Prescription Drug Abuse
The abuse of prescription drugs is not a new problem. It's just a problem that doesn't get as much media attention as the more high profile addictions like heroin or crack cocaine.
It's a type of abuse that can occur completely by accident, simply by not following the doctor's instructions. On the other hand there is a growing illicit market for opiods, stimulants and tranquilisers, all readily available on prescription from the local doctor's surgery.
Misusing prescription drugs is very common in the elderly - not surprisingly since their use of prescription medicines is three times higher than average because of age related illnesses. This can be down to some doctors prescribing inappropriate doses, particularly of tranquilisers, or basic misunderstanding of how much should be taken. Many older people have a complex medicine taking regime and they can get confused about what to take and when.
Opiods such as codeine (the world's most widely used narcotic for medicinal purposes) morphine and OxyContin, are commonly prescribed as painkillers. It's their ability to bring on a sense of euphoria and calm that attracts them to non medicinal users. Chronic use of opiods leads to tolerance so the user needs ever increasing amounts to achieve the initial feel good effect. Long term use can lead to addiction.
OxyContin, which is known on the streets as "poor man's heroin", is widely misused. It's a very powerful painkiller which users say detaches you from reality and brings on a euphoric high. Users crush the tablets and snort them or dissolve them and inject the liquid to get the drug into the system quicker.
Patients sometimes find themselves addicted to these painkillers simply because their pain is so severe that they end up self medicating and ignoring the advice of their doctor.
Self medication is also a key factor in the abuse of central nervous system depressants. These include barbiturates and benzodiazepines such as valium. Because they are used to treat anxiety and sleeping problems people tend to rely on them initially for psychological reasons and this eventually leads to physical dependence.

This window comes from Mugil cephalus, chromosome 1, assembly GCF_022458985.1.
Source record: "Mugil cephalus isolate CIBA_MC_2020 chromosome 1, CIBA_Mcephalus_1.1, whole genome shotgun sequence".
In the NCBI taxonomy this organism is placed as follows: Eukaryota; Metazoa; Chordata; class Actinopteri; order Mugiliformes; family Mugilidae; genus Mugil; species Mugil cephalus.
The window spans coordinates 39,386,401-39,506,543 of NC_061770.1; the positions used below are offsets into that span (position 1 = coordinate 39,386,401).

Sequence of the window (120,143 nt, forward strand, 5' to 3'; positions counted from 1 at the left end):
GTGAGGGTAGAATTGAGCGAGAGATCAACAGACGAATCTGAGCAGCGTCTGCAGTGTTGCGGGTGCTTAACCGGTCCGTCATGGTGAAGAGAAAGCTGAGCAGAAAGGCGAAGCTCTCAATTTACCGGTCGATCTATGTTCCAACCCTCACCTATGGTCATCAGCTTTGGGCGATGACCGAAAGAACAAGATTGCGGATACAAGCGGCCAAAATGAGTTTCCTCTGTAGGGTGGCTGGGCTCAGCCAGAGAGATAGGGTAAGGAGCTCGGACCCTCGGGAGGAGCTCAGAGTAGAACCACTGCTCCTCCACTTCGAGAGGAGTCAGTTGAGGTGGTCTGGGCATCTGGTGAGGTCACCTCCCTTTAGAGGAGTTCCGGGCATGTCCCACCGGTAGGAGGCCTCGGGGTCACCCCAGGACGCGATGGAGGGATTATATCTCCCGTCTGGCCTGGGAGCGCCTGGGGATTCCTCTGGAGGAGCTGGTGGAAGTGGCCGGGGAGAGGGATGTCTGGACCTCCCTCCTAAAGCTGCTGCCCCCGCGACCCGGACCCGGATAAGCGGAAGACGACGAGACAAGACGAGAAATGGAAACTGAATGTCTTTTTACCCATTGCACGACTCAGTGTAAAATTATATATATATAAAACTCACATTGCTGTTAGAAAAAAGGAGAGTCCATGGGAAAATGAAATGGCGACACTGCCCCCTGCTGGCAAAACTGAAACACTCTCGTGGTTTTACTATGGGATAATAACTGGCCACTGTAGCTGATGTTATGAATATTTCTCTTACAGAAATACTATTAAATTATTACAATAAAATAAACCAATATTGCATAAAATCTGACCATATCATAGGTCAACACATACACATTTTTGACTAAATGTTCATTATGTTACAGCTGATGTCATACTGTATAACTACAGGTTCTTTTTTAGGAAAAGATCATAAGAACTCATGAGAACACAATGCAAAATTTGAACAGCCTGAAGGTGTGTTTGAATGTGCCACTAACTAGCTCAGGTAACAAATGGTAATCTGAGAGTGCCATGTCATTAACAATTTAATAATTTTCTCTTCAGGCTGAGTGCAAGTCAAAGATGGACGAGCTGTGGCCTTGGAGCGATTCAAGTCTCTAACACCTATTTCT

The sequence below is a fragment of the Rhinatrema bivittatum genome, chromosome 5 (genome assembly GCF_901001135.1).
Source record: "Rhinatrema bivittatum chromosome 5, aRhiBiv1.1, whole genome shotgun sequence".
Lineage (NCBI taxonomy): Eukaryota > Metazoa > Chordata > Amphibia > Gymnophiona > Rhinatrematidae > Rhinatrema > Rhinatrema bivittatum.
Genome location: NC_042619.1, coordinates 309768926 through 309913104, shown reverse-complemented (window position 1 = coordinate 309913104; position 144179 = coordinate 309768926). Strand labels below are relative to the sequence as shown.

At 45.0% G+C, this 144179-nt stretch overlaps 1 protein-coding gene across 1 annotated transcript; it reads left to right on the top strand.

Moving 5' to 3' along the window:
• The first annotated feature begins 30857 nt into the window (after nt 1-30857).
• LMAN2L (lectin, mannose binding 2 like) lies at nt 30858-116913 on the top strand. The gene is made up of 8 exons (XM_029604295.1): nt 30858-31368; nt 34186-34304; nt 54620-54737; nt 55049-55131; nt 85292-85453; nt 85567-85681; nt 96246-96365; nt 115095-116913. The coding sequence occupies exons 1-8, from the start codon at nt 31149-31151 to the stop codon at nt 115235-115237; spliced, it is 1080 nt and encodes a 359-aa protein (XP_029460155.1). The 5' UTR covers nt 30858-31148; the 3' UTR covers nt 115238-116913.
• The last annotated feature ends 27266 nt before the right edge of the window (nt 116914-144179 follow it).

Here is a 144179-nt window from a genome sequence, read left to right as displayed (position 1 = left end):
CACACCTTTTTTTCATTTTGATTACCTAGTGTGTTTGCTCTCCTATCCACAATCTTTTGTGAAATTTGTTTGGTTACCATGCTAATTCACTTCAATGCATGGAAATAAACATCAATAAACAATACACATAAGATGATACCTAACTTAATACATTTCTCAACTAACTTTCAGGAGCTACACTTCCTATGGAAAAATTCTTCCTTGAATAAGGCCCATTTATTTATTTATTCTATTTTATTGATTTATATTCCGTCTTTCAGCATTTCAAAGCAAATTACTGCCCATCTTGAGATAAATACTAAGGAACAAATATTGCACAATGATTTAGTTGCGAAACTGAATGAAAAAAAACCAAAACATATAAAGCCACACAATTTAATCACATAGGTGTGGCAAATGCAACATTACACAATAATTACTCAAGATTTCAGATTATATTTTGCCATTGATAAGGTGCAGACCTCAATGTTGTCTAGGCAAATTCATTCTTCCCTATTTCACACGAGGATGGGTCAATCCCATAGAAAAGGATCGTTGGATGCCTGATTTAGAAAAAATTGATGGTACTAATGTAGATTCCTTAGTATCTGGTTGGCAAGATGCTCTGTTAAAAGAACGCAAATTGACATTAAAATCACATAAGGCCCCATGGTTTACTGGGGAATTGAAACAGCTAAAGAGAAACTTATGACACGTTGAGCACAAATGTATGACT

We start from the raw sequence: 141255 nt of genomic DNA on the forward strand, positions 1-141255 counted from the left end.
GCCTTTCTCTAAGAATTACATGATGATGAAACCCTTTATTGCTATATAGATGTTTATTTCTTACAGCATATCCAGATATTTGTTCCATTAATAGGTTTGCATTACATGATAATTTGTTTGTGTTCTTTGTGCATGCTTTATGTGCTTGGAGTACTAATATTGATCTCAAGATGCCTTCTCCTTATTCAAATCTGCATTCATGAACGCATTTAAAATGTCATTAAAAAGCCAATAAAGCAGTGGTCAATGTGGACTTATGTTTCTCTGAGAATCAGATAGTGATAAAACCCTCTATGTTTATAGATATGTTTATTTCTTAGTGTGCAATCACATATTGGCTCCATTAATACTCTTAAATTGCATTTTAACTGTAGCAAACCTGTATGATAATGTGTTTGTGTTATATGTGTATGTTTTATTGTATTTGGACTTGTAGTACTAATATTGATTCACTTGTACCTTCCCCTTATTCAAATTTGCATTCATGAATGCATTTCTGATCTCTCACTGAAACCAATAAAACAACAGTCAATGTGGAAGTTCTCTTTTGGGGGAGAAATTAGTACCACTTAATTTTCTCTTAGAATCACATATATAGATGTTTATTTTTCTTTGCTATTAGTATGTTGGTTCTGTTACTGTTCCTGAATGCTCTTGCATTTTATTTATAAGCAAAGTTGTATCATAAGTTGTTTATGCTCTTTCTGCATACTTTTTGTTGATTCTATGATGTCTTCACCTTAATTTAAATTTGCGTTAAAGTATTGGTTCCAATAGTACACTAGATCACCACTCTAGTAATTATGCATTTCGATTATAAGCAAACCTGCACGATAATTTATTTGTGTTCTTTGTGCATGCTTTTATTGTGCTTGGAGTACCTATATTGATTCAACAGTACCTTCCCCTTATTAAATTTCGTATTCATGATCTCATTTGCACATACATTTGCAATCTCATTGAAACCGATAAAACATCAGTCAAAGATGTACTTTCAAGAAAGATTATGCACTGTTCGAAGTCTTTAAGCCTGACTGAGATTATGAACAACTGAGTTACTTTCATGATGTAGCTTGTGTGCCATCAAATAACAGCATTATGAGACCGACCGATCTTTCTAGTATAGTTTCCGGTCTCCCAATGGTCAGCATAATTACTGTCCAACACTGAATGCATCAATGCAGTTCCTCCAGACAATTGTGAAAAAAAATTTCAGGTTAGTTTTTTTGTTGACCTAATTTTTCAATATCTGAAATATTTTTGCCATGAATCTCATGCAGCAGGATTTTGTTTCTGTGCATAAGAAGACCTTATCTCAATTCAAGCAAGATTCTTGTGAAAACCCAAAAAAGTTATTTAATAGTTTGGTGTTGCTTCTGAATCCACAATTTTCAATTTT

Stimulants, on the other hand, such as legally prescribed amphetamines have a thriving non medicinal market. They are popular among clubbers because they give an energy rush.
So how do people get hold of prescription drugs for non medicinal use?
The Drug Enforcement Administration, DEA, believes that unscrupulous doctors and pharmacists are the main source of prescription drugs flooding the black market. In some cases, according to the DEA, these people create fraudulent prescriptions to supply the drug for distribution.
Many of these drugs are widely available on the internet without a prescription and they're ruthlessly promoted to millions of internet users worldwide via spam email. Dealers can set up rogue sites quickly and take them down in a instant to avoid being traced.
There's also a practice known as "doctor shopping" whereby people constantly swap their doctors to get numerous prescriptions to feed an addiction. This frequent switching means doctors are unaware that the person has already received the drug and could be abusing it.
Abusers also get hold of prescription drugs by buying them off a person who actually legitimately uses the medication. In America the National Institute on Drug Abuse has reported a growing trend in the number of students who suffer from hyperactivity selling their prescription Ritalin (a legal amphetamine type drug) to their classmates.
Only prescription drug addiction treatment can help a person who has willingly or accidentally gotten hooked on painkillers and other types of prescription medications.